Handpicked students from a group of high schools gathered at Papatuanuku Kokiri Marae in South Auckland today to hear from members of the UN Indigenous Youth delegation He Kuaka Mārangaranga.
Speaking on behalf of He Kuaka Marangaranga, Tauawhi Bonilla says the group is "bringing back and explaining what we learnt there to inspire and motivate youth to pursue this path“.
Founder of the Moko Foundation, Dr Lance O'Sullivan says it's about enabling youth to empower others.
“To support other youth around the country, that to me is the main benefit of today and of our trip to America,” says O'Sullivan.
He Kuaka Marangaranga representatives set up the meeting to relay what they'd learnt from their trip to the UN indigenous summit in New York.
Bonilla says the goal was to provide insights that the students may not be receiving elsewhere, in an attempt to inspire the youth.
“To share some of the challenges faced by other indigenous peoples and the benefits that we can learn from their methods of resistance, that's a key objective,” says Bonilla.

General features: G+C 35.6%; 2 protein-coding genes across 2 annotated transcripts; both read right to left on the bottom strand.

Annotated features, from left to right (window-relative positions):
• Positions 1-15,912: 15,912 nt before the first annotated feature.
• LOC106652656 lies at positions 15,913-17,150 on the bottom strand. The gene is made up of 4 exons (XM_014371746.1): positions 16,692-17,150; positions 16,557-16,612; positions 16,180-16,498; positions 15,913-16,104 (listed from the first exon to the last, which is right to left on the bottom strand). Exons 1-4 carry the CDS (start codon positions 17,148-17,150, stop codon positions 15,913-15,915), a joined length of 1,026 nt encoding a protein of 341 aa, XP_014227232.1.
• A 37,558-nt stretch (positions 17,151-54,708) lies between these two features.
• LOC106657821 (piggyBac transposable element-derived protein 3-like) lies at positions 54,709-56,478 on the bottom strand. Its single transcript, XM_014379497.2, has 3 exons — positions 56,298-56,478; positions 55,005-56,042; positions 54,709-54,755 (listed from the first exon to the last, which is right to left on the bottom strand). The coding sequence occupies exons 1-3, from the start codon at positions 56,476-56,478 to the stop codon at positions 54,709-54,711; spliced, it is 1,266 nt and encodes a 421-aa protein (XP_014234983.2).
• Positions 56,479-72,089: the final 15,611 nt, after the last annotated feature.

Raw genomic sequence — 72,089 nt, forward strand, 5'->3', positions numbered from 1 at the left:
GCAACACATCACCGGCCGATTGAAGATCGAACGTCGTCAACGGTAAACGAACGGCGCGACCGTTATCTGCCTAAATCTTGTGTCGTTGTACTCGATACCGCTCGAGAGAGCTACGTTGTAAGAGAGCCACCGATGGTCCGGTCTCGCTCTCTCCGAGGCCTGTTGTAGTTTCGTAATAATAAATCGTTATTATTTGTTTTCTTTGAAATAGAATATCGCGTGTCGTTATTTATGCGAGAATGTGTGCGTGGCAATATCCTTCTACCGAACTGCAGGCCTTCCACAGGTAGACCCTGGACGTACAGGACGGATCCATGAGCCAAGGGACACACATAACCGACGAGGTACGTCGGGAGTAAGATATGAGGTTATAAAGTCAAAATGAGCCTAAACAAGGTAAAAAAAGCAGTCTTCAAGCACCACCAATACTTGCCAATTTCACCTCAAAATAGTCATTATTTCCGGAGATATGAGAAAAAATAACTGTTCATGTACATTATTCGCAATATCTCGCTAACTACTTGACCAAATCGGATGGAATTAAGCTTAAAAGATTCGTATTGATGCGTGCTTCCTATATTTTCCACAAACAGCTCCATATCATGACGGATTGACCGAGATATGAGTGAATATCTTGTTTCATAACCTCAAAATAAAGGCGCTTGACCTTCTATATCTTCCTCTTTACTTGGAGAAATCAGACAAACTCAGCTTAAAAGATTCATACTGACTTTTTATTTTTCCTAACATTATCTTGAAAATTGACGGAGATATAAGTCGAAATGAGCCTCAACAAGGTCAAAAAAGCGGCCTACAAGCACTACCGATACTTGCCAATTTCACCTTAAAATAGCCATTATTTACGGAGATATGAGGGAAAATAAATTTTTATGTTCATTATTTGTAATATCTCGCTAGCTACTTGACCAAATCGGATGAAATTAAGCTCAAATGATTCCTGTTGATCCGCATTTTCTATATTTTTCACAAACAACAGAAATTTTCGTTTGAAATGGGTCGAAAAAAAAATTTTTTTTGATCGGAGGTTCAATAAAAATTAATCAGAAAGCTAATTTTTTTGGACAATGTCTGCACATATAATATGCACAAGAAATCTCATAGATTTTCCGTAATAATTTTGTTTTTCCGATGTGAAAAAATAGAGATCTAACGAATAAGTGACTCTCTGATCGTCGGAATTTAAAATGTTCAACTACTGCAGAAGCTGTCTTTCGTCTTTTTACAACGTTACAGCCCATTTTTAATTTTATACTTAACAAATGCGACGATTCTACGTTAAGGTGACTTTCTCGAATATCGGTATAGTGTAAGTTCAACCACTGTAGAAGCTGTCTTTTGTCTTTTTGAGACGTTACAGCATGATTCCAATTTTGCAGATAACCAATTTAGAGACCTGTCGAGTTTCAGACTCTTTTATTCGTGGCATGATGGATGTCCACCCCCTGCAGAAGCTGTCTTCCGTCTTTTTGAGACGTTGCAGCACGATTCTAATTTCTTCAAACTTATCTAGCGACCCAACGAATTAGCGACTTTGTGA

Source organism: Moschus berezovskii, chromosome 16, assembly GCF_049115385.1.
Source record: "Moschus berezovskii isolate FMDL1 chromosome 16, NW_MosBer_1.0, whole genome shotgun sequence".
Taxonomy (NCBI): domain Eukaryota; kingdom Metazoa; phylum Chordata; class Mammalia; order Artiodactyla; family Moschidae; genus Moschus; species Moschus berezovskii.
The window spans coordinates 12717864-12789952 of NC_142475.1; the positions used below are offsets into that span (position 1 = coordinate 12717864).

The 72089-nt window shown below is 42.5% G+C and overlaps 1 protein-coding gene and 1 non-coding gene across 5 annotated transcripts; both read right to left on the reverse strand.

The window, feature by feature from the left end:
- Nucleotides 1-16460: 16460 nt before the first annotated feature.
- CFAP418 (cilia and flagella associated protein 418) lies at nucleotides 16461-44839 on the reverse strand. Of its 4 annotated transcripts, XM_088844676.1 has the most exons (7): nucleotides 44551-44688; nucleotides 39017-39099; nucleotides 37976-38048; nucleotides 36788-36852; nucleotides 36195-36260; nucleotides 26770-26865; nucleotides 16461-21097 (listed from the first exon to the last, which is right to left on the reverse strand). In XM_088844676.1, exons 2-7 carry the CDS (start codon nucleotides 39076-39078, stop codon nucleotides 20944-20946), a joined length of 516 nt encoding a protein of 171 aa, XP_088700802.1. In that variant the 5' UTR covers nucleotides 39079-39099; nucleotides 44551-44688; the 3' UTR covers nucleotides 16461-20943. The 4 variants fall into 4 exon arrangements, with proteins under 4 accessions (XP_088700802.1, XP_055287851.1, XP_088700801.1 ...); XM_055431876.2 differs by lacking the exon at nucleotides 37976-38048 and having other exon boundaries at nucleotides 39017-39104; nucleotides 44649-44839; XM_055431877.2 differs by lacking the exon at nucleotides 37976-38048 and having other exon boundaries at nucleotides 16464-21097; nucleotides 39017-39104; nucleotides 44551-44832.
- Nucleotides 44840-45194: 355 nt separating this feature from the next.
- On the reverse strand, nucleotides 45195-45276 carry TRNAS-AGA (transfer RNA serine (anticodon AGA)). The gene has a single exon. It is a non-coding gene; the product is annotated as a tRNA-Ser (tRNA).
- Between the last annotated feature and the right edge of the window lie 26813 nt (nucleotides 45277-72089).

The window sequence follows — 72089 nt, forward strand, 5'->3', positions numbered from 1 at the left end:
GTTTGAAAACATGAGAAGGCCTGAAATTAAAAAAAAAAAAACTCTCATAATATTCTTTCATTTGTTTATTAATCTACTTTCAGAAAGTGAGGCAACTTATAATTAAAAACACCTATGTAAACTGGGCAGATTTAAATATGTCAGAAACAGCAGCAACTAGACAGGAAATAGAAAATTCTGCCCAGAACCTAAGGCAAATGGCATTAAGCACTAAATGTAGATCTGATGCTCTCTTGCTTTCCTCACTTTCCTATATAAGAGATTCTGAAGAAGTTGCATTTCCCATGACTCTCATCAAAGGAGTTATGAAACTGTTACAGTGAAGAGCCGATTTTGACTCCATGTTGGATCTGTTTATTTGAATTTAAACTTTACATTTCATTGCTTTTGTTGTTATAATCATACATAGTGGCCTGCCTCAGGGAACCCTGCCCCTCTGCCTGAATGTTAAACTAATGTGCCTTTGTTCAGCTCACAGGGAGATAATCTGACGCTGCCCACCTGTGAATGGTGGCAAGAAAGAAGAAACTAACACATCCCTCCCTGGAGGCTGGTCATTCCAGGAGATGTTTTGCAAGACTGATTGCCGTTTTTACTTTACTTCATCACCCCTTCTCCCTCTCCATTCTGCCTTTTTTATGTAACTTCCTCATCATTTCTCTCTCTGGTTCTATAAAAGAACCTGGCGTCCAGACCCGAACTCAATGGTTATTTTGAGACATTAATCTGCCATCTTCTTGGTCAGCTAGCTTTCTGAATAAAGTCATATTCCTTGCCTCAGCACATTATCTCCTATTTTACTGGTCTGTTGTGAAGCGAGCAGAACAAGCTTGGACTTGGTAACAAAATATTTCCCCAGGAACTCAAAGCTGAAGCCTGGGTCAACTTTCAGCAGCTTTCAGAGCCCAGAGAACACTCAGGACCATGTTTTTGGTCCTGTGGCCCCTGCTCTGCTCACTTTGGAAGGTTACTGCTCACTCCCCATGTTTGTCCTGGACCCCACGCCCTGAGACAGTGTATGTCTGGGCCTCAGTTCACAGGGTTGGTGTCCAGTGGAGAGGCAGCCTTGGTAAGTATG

Kaipara College student Nellie Young says, “Knowing that are other diverse cultures that are struggling too, just learning heaps of things so that I can bring it back to the world instead of just Māori or just my friends”.
Students from five schools and youth group workers were invited to participate and learn.
Young says, “Being confident in who I am and my culture instead of shying away I think that was the biggest thing. For me it's just knowing who I am as a person and knowing my whānau and my whakapa”.
Another session will be held in Kaitāia before plans are put in place to take it further.